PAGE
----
Saturday, August 21, 2010

In The Garden

It is totally cool to be able to toddle into the backyard and come back with dinner. THAT'S food security.

It seemed like it took forever for the tomatoes to set fruit. Now, the plants are loaded with fruits. I've been harvesting paste tomatoes for a while now, but no slicers. Yesterday I spied my first Cherokee Purple nearing ripeness (not pictured here). Woohoo! (Next year: blow off school and get the garden in on time!)

I've started planting the fall garden. This is broccoli. I have more to put in, but nowhere to plant it! Time to expand the garden again.

It will be a race to the finish to see if the melons have time to ripen. I was feeling pretty confident until today, when I noticed some kind of borer damage in the melon patch. Go melons, go!

These Echinacea have had a hard summer. Something has been eating the petals. This was actually the first time I saw them more with petals than without since I planted them in late spring.

Cozy Mystery Challenge Update

Knowing that I would have little to no time to read for pleasure come September, I jumped right into reading for this challenge. I've completed five of the six books so far- and enjoyed every minute of it!

All five books I've read have been by the same author, and from the same series. This is Louise Penny's Armand Gamache mystery series. All the books in this series are set in and around the cozy, if somewhat murder-prone, fictional village of Three Pines, Quebec, Canada. The first book in this series, Still Life, was Penny's debut novel. It was a strong start.

In all five books, Penny displays a great knack for describing the complexities of human feelings and motivations. She deftly illustrates how an individual can be both wonderfully good and startlingly bad. And she wraps these descriptions up in a package gilded with descriptions of scenes that paint a lifelike and charming picture of the fictional Three Pines community. I don't want to tell you what happens, or even tell you too much about the characters (and boy are they characters!). Suffice it to say that I think if you pick up Penny's books you will be pleasantly surprised. My only caveat is that I recommend starting at the beginning of the series in order to avoid prematurely learning things from books that occurred earlier in the series. In order, the series is:
Still Life
A Fatal Grace (US title)/Dead Cold
The Cruelest Month
A Rule Against Murder (US title)/The Murder Stone
The Brutal Telling

And, a sixth book, titled Bury Your Dead, is set to be released September 28. That's not quite enough time for me to finish the challenge, so I'll have to pick up a sixth book elsewhere (and my local library system just put out a list of recommended cozies- how convenient!). But I will definitely be looking for The Brutal Telling later this fall. For more info on the Cozy Mystery Challenge, click the bookshelf to the right in the sidebar.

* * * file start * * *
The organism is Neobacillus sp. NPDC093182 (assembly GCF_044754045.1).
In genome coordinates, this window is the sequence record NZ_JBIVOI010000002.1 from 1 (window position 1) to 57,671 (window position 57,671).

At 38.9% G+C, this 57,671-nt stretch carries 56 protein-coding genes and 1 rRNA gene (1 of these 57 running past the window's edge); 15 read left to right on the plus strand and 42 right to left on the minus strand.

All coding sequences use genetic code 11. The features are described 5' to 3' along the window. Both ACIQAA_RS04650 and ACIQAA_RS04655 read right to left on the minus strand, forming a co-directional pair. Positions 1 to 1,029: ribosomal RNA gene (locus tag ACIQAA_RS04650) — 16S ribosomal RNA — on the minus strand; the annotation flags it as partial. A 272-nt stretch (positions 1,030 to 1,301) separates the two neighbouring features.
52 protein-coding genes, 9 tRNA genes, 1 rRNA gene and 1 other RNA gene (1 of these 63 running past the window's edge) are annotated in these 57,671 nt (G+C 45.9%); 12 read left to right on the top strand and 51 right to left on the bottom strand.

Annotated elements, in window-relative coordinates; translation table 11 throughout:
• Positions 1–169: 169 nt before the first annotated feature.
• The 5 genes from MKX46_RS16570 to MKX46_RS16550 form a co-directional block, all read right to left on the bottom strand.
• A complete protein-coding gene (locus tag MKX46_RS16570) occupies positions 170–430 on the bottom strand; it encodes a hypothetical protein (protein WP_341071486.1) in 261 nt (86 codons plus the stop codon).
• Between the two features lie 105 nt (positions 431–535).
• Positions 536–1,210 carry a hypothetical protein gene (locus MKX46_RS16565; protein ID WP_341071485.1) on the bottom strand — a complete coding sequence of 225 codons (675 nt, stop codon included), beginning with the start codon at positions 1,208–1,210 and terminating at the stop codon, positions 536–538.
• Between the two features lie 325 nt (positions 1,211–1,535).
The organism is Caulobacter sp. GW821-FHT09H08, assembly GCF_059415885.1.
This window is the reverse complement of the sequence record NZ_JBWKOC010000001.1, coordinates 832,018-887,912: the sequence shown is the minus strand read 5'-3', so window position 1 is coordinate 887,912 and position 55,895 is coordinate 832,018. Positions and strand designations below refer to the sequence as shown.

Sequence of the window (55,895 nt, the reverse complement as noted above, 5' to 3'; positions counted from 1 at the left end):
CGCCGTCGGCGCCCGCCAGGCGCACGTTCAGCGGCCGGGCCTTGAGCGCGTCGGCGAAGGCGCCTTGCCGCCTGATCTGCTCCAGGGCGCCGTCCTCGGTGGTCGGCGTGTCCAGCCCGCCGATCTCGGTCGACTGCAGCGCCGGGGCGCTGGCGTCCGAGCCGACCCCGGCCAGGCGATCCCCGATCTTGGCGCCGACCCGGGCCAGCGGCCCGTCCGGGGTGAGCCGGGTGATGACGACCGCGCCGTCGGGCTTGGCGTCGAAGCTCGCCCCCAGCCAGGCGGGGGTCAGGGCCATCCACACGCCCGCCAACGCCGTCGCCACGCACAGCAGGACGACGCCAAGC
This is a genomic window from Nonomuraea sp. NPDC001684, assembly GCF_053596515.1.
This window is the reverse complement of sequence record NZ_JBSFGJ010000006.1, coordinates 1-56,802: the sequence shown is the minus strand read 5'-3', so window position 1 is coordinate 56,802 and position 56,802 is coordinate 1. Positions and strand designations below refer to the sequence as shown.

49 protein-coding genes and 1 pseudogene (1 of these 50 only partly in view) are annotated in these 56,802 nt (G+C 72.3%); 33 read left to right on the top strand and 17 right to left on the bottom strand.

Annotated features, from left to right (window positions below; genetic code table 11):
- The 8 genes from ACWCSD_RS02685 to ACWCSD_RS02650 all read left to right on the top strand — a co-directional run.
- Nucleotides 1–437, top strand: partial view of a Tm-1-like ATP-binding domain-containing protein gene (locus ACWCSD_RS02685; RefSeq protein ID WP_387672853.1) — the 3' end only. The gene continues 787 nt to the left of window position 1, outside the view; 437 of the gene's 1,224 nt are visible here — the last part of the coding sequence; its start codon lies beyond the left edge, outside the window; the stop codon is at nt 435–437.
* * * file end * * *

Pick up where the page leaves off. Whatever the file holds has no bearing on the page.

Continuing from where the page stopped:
Friday, August 20, 2010

Reinventing The Wheel

It's been a while since I've posted here. Life has been busy. And complicated. And challenging. I've started multiple blog posts, only to not quite be able to pull my thoughts together. Just too much happening all at once in my mind. Sometimes that's just how it goes.

On the up side, I've seen compelling evidence of the difference resulting from the dietary changes we've made, and that even The Boy, who has fought these changes at almost every step, is starting to appreciate the difference in how he feels- at least when he stops eating this way. That's worth a lot. And it's part of what pushed me over the edge to tackle another, long neglected, food goal. Tonight's dinner preparation was the first of the kids' cooking lessons.

Sometime back toward the beginning of this journey, the reality of my own spectacular lack of training in the "kitchen arts" sank in. It was an overwhelming realization to confront while also trying to radically change the totality of one's dietary habits. But it also made me cognizant of the need to prepare my children better than I had been prepared. Yet, being at the beginning of that journey myself left me frustrated and not ready to tackle teaching anyone else. The goal was shelved until recently.

I'm still learning how to cook with real ingredients rather than short-cut ingredients that are convenient but packed with stuff we shouldn't actually eat. I still get frustrated in the kitchen on a fairly regular basis. And, sadly, I still botch meals on a fairly regular basis. Fortunately, I have learned that thats's one of the lessons the kids need to learn- that developing cooking skills takes time. It takes trials and, inevitably, errors.

I had been getting frustrated with the restrictions on what I could prepare- not only from my own lack of knowledge, but due to the kids "won't eat" lists. And I had grown tired of complaints when things didn't go as planned in dinner preparation.

Finally, this combination of circumstances came together to push me to just jump in where I am and let the kids learn first hand the trials and tribulations of feeding your family. I feel like I'm reinventing the wheel. I know the knowledge to manage a kitchen well and prepare tasty wholesome foods is out there. I'm still working on tracking it down. But that's okay. We can learn together- and they can avoid waking up when they're pushing forty and realizing they don't know how to appropriately feed their bodies. It'll be an adventure. The kids will gain a useful skill. I'll gain a few nights off from cooking duty. And hopefully we'll all gain greater appreciation for each others efforts. Wish us luck on this new journey- we're going to need it!

How about you- have you taught your kids to cook? Do you have any tips to share?

This post is participating in Fight Back Friday, hosted by Food Renegade.